So what's the truth of it? Cruise fired because he is a moron? Paramount using hard-ball tactics to force a better contract? The end of the reign of spoiled star? The decline of "star power" seems in the cards, at least if the New York Times is to be believed (not a sure thing, that call). Says the Times (requires free registration evadeable via bugmenot):
“There is no statistical correlation between stars and success,” said S. Abraham Ravid, a professor of economics and finance at Rutgers University, who, in a 1999 study of almost 200 films released between 1991 and 1993, found that once one considered other factors influencing the success of a film, a star had no impact on its rate of return. Employing a star had virtually no discernible impact on the box office itself. Mr. Cruise would no doubt object to that assertion. And to be fair, there is some theoretical pedigree to the idea that he may be worth every penny. In fact, there is a whole branch of economics that aims to explain how talented people generate so much more money than competitors who are only slightly less good. It’s called “superstar economics.”
Superstar economics, which has been used to explain the astonishing fees of top lawyers and the skyrocketing pay of star chief executives, dates back to the insight in the late 19th century of the British economist Alfred Marshall, who observed that “the relative fall in the incomes to be earned by moderate ability ... is accentuated by the rise in those that are obtained by many men of extraordinary ability.”
The dynamic was explained by a University of Chicago economist, Sherwin Rosen, in a 1981 paper entitled “Superstar Economics.” Mr. Rosen posited that improvements in technology that would make it easier for top performers in a field to serve a larger market would not only increase the revenue generated by stars, but would also reduce the revenue available to everybody else.
Or was it all, as the LA Times speculates, a publicity stunt?
Does it matter? (The street thought so. Viacom shares were up on the news of Cruise's departure). I don't know. But I do enjoy the drama. And, of course, the opportunity to watch a pair of hedge funds take a bath. Enter the Vegetable Capital angle. Quoth the Wall Street Journal (subscription required):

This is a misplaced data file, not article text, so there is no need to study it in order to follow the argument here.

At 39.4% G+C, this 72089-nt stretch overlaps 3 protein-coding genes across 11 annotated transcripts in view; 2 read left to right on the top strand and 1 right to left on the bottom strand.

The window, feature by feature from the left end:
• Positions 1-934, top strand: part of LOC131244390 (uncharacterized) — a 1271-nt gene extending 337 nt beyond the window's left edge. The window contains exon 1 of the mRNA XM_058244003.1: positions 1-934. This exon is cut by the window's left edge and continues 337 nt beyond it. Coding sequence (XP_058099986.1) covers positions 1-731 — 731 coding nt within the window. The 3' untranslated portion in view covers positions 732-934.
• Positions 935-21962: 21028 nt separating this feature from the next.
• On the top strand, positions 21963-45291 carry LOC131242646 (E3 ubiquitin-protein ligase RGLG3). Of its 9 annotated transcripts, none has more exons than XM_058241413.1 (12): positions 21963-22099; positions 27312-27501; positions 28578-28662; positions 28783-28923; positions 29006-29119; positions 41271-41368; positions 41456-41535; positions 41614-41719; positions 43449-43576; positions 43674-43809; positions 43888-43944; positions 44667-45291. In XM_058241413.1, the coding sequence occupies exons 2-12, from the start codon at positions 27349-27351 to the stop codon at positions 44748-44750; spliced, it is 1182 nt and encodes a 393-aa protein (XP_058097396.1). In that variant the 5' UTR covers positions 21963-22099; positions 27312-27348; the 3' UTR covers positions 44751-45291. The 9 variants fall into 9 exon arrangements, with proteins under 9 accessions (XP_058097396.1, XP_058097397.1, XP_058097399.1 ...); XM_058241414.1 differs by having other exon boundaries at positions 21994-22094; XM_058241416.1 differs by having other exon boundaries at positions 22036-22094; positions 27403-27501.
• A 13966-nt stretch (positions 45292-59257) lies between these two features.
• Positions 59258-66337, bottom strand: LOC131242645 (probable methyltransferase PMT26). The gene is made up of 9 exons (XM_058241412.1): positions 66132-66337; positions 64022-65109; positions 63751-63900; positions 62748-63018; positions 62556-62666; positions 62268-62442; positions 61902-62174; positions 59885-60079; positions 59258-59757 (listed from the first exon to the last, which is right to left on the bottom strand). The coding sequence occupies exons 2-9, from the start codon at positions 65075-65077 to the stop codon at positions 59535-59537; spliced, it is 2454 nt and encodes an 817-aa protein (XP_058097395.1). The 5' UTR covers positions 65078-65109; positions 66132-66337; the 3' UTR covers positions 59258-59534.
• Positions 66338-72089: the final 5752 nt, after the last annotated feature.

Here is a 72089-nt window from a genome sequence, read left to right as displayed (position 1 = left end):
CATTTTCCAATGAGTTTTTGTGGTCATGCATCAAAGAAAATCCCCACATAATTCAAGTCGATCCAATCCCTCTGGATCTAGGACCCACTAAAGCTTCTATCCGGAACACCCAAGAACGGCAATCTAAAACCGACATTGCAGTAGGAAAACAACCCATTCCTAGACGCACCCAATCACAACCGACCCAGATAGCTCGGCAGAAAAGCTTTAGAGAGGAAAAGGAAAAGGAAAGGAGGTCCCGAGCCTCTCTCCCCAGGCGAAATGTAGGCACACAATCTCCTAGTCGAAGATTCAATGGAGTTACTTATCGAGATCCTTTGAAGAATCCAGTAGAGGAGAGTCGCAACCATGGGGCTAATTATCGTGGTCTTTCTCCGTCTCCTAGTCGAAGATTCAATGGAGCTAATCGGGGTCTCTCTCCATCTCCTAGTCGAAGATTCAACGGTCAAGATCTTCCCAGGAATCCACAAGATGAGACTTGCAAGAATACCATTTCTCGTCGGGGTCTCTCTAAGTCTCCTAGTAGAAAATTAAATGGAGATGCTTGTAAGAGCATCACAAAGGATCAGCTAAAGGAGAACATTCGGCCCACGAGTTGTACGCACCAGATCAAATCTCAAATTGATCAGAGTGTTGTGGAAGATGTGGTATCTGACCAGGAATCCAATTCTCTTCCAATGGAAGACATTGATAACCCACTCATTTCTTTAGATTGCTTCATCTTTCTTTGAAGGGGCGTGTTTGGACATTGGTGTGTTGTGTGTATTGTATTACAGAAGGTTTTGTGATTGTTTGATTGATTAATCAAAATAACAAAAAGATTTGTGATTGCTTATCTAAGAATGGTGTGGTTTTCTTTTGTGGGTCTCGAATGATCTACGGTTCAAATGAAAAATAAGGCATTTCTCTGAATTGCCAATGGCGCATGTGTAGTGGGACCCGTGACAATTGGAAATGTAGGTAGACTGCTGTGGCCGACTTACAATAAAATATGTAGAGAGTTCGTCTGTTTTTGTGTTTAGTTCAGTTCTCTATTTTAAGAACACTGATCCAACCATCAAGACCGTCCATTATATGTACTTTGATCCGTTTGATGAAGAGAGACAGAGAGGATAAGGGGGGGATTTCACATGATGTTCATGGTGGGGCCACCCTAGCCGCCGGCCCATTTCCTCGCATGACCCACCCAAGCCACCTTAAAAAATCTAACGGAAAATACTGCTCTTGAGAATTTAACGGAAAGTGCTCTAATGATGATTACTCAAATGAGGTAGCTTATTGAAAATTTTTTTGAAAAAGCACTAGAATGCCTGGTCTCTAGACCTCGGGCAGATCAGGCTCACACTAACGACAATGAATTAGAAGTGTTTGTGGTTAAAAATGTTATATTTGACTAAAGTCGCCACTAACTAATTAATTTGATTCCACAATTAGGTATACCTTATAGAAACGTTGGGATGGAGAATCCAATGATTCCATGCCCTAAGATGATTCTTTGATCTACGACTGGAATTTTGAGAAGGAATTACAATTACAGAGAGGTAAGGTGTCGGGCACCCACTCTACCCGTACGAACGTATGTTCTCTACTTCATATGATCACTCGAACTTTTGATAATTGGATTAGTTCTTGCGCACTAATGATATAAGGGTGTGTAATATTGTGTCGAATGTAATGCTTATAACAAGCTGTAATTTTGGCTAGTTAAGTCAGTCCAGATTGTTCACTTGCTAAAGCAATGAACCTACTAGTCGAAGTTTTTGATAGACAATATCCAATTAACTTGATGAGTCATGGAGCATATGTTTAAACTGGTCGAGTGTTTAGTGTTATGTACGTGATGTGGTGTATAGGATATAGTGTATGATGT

During an internal presentation on film financing last year, Merrill Lynch & Co. executives entertained employees with the famous video of actor Tom Cruise manically bouncing on Oprah Winfrey's couch as he sang the praises of his new girlfriend.
Amid the laughter, recalls someone who was in the room, Michael Blum, Merrill's head of structured finance, asked: "How does one hedge that risk?"
Hedge funds will be the ones to worry about it, according to Wagner. And there are plenty that might line up. Quoth the Journal:
That's a rich vein to tap into: More than $4 billion in new movie financing has poured into Hollywood from hedge funds and other institutions recently. Outside financiers ranging from hedge fund Stark Investments to the private-equity arm of Bank of America Corp. have put large sums of money into movie slates at studios including Time Warner Inc.'s Warner Bros. and News Corp.'s Twentieth Century Fox.
After I thought about it, however, I realized what this move really is. If he gets hedge fund backing, Tom Cruise is doing a management buyout of himself. The key issue with an MBO, is of course, the management. That doesn't bode well for Cruise who, while he might have a stellar track record, is beginning to show more and more symptoms of Howard Hughes syndrome. The absolute worst thing you can have in a MBO is a gifted but eccentric manager. They tend to command deep loyalties and are difficult to remove without creating significant trauma to the organization, even when performance is beyond dismal.
Going Private has noted before that outsiders (and hedge funds in particular) have a particular habit of taking seriously cold baths on Hollywood investments. The combination of preferences to production and studios (or in this case, Cruise) and a lack of expertise in the business tends to spell disaster quickly.
An MBO here with hedge funds at the helm presents some issues. First, the vertical integration of distribution that a deal with a major studio offered Cruise is gone. Those costs will end up passed along at auction now, and the lack of a sure feed into a large studio (Paramount is unlikely to entertain Cruise movies in future) presents additional transaction costs. Further, it is not clear to me that a liquid market for production projects actually exists. There seems to be quite a lot of buyer power in large studios, and one of them has effectively blacklisted Cruise. Any seller power Cruise had is in retrograde now, and I suspect Cruise will find Hollywood studio bosses akin to care bears compared to his new hedge fund masters. In short, I predict disaster.